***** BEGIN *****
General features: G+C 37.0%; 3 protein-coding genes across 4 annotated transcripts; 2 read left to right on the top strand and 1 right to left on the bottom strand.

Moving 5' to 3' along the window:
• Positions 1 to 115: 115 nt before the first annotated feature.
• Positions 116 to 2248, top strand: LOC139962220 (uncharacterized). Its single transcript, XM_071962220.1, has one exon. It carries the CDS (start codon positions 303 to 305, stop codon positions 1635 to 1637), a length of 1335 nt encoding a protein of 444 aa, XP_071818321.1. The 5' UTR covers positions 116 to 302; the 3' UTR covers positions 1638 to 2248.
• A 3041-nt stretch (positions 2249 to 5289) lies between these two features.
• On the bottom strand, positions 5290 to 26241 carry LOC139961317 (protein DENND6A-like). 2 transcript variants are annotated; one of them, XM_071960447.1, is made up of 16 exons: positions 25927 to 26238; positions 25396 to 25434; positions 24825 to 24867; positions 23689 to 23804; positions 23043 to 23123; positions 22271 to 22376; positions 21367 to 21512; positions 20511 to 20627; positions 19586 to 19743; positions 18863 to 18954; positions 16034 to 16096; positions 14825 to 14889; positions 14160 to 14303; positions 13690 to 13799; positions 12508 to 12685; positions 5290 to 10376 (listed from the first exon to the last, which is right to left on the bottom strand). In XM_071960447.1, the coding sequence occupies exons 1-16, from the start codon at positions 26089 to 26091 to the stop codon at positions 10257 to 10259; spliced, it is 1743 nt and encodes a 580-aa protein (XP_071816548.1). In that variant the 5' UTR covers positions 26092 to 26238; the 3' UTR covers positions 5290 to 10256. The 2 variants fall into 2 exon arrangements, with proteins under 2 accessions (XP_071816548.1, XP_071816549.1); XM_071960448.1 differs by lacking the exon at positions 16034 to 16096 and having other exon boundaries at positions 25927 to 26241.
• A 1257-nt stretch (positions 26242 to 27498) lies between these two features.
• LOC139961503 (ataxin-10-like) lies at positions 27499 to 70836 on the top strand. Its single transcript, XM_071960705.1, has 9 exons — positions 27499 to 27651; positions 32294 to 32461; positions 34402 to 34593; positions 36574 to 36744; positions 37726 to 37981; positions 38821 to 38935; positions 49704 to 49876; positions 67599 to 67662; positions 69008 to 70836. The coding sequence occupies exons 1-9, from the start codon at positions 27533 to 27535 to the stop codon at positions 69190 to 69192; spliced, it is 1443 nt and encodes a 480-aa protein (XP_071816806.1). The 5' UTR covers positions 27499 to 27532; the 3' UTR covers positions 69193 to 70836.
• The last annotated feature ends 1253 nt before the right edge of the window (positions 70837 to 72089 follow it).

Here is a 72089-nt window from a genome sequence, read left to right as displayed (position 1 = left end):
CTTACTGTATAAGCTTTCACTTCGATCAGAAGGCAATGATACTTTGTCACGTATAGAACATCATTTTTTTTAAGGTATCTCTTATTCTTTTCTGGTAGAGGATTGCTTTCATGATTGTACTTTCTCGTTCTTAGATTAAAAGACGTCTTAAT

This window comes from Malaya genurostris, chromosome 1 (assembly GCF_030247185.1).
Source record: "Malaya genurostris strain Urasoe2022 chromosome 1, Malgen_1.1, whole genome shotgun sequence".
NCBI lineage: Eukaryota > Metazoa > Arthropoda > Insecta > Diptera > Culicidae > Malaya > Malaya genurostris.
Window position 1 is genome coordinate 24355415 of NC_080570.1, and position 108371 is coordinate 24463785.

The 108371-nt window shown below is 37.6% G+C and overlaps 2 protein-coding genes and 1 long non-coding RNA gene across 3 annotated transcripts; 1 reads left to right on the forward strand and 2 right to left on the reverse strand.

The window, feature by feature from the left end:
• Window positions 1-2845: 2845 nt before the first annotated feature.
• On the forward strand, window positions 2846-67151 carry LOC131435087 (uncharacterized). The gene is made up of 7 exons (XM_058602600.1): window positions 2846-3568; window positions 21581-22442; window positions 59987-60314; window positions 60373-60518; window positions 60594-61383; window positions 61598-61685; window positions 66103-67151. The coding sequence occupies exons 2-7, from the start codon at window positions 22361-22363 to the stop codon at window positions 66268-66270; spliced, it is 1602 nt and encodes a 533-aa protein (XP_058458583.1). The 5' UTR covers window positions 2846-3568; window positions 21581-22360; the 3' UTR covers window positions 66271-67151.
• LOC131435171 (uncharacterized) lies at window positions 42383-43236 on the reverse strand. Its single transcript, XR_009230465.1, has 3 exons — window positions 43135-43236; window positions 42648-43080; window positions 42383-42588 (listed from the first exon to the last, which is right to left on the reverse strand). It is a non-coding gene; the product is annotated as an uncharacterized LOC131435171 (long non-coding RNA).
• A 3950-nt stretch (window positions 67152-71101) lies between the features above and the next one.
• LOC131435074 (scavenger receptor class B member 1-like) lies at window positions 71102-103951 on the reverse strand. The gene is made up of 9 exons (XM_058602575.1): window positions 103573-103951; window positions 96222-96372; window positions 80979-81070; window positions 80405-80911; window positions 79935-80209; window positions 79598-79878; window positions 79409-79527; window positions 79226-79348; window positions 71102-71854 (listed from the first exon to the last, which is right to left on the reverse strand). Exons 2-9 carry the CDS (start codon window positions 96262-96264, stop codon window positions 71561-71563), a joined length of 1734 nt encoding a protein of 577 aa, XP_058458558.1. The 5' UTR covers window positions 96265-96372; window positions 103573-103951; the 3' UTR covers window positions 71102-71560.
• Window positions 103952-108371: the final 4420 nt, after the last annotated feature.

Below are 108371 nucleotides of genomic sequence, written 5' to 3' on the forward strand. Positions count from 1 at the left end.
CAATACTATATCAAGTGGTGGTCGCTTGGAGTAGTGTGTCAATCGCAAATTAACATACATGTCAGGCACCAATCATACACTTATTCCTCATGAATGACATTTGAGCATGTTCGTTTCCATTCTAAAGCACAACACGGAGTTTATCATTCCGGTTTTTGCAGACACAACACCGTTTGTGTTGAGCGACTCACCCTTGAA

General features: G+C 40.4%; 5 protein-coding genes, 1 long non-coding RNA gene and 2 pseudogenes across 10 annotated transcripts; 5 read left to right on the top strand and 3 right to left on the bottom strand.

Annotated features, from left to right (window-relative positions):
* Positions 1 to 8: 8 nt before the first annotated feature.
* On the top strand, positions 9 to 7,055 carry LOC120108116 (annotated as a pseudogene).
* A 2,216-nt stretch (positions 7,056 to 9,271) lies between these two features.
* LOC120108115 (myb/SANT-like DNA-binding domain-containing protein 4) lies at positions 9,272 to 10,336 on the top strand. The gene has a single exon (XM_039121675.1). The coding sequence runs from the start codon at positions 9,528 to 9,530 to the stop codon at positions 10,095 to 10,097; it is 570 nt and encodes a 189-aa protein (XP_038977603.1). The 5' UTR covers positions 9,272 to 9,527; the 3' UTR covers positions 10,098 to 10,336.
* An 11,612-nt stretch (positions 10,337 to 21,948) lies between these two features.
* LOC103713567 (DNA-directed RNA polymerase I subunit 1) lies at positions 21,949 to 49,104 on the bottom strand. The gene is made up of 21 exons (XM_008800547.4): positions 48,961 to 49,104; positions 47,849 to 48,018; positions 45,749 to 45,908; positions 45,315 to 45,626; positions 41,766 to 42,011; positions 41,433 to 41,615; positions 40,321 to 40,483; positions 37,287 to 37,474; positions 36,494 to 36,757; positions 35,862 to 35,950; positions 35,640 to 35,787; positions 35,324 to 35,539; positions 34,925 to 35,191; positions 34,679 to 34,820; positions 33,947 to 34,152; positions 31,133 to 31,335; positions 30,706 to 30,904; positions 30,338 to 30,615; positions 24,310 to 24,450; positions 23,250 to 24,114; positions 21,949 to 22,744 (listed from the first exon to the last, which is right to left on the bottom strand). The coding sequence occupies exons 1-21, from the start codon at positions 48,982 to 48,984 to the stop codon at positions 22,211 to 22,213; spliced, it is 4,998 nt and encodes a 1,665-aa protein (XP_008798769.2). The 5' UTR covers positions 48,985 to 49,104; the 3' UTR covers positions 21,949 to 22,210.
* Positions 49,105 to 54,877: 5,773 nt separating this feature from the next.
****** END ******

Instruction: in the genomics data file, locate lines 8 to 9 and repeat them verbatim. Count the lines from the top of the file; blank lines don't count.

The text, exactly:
• LOC139961503 (ataxin-10-like) lies at positions 27499 to 70836 on the top strand. Its single transcript, XM_071960705.1, has 9 exons — positions 27499 to 27651; positions 32294 to 32461; positions 34402 to 34593; positions 36574 to 36744; positions 37726 to 37981; positions 38821 to 38935; positions 49704 to 49876; positions 67599 to 67662; positions 69008 to 70836. The coding sequence occupies exons 1-9, from the start codon at positions 27533 to 27535 to the stop codon at positions 69190 to 69192; spliced, it is 1443 nt and encodes a 480-aa protein (XP_071816806.1). The 5' UTR covers positions 27499 to 27532; the 3' UTR covers positions 69193 to 70836.
• The last annotated feature ends 1253 nt before the right edge of the window (positions 70837 to 72089 follow it).